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December 2018-January 2019 | Features

Rotary Heroes

Rotary Heroes

Wars are won and lost on the home front. Rotary clubs in the British Isles between 1914 and 1918 were well placed, not only to help out the community, but also those servicemen returning from the bloody battlefields of war.

Here was a rare opportunity to live up to the motto of ‘service above self’.

Having begun in Chicago in 1905, the Rotary movement had expanded internationally, initially to Canada and then landed in Europe by 1911, first in Dublin, followed by Belfast, London and Manchester.

By the outbreak of hostilities, clubs had been added in Glasgow, Edinburgh, Brighton and Hove, Liverpool and Birmingham. This geographically-spread fledgling group formed themselves into the British Association of Rotary Clubs (BARC) on May 4th, 1914.

Germany declared war on France on August 3rd, 1914. Belgium denied permission for German forces to pass through its territory to reach the French border and so was invaded by Germany.

Britain protested in accordance with a treaty, and on August 4th, the United Kingdom declared war on Germany.

The United States declared neutrality on that same date, not joining the conflict until April 1917, when German U-boats began sinking American merchant ships in the North Atlantic.

Regular reports in the BARC magazine of the time, The Rotary Wheel, catalogued the activities of the clubs as the conflict progressed.

Back home during World War One, clubs in the spirit of service were heavily involved with raising funds for the war effort

Some club projects focussed on the recruitment of young men into the services.

The average age of Rotarians in these islands at the time was around 45 and many were successful local businessmen whose occupations may have precluded them from joining up.

Nevertheless, the records show that by the end of the war in 1918, 195 Rotarians from 17 clubs in the British Isles had served in the Army, Navy or Royal Flying Corps, of whom 12 lost their lives.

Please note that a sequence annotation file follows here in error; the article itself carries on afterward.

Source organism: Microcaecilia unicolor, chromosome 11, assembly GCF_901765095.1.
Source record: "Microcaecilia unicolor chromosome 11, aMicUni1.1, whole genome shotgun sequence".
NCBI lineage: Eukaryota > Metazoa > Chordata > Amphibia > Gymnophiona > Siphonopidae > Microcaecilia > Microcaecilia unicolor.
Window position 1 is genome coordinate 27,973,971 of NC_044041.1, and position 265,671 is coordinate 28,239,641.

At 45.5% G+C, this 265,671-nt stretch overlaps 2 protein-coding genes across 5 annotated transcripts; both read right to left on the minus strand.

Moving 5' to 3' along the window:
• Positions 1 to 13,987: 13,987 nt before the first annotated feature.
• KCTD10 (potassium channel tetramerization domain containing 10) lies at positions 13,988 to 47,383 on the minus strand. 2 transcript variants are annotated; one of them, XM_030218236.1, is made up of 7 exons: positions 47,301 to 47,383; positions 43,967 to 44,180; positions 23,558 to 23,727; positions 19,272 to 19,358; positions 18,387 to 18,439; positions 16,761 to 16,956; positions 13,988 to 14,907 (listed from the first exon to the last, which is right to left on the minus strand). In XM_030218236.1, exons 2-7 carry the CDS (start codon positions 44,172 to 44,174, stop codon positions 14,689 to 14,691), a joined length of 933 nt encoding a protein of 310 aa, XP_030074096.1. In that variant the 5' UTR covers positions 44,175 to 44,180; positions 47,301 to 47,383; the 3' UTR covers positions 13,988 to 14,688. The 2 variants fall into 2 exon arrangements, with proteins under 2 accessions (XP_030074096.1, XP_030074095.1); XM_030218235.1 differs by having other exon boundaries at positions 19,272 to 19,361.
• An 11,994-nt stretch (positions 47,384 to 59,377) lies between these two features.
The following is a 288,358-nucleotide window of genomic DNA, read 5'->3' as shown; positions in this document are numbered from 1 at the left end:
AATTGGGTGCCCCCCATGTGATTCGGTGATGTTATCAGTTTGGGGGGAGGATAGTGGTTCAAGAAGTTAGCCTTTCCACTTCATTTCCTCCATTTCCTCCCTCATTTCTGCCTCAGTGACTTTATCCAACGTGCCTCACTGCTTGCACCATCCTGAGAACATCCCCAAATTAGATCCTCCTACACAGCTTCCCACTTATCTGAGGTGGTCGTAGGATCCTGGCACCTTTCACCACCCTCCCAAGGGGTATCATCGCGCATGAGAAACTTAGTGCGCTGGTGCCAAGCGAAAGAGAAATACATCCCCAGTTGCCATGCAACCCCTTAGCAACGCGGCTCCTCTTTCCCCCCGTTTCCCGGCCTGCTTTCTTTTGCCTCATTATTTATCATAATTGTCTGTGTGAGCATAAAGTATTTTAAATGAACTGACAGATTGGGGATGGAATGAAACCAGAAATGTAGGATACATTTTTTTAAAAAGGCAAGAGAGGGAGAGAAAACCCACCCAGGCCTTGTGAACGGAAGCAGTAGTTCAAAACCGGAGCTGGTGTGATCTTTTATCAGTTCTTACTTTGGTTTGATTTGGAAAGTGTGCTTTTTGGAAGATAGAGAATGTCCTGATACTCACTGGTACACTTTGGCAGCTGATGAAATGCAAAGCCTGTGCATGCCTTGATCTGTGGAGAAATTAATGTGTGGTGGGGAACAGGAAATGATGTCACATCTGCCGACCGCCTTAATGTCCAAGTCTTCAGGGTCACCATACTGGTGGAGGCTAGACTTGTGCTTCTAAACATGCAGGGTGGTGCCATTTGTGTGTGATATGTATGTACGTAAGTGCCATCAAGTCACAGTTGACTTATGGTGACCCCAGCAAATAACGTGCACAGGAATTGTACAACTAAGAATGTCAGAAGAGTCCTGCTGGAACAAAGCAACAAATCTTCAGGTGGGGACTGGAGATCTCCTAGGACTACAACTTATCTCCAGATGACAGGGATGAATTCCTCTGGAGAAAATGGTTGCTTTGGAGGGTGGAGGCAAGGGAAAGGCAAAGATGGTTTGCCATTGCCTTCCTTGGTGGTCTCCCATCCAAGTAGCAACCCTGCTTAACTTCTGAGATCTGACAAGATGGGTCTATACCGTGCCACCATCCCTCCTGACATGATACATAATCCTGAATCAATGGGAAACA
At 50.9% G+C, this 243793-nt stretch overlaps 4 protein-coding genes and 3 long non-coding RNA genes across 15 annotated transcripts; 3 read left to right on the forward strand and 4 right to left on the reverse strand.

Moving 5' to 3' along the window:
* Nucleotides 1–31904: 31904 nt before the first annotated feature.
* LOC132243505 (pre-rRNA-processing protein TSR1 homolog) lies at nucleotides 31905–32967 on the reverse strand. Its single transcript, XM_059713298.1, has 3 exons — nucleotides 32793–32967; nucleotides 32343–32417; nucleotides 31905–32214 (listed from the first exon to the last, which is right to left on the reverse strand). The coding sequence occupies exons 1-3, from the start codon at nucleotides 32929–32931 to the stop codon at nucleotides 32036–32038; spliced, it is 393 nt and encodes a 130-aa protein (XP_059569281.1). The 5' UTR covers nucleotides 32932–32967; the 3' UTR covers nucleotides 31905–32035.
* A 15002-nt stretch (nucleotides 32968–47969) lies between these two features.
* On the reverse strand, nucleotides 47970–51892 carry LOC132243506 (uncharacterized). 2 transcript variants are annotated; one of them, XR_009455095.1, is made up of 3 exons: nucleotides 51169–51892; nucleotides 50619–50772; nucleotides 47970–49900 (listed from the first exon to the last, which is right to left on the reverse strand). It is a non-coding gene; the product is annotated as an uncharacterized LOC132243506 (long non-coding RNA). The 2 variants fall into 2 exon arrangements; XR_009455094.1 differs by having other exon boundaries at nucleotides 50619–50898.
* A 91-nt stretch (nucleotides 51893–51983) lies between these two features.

Several were wounded during operations, and some spent years as prisoners of war. At least one, Sergeant Major D M Lowe, of 4th Royal Scots, and a member of Edinburgh Rotary Club, was awarded the Distinguished Conduct Medal for bravery, gallantry and ‘for distinguished conduct in the field’.

Peter Thomason (pictured above, left), the third President of BARC (1916-17) joined Manchester Rotary Club, aged 30. Peter’s work took him to Newcastle where he formed a club, and he then joined Glasgow Rotary Club.

Peter was called up for military service during his year of office, and entered the Royal Engineers as a pioneer. He served in France until, severely wounded, he returned to England. He recovered and gave over 50 years’ service to Rotary and his club, until he died in 1961 aged 80. Incidentally, Peter was not elected as president of Manchester Rotary Club until 1919.

Other heroes joined Rotary after the war. Frederick William Hedges VC, joined the Leeds club, having been a Rotarian in Birmingham, and Alfred Knight VC, from Birmingham, joined York Rotary Club in 1932. Both won Victoria Crosses. You can read their stories below.

In fact, four members of York Rotary Club were awarded the Military Cross, the highest level military decoration for exemplary gallantry during active operations.

Many children and relatives of Rotarians also served and died during the war, not just in France and Belgium, but also further afield, such as East and West Africa, Basra, Mosul and Mesopotamia.

Back home during World War One, clubs in the spirit of service were heavily involved with raising funds for the war effort, supporting refugees, casualties and organising entertainment for the troops.

During the war, the following clubs were formed in BARC: Newcastle-upon-Tyne (1915); Leeds, Aberdeen, Leicester (1916); Portsmouth, Bristol, Perth and Cardiff (1917); Nottingham, Llanelli, Derby, Southampton and Bournemouth (1918) making a total of 22 clubs throughout the British Isles.


The Highest Honour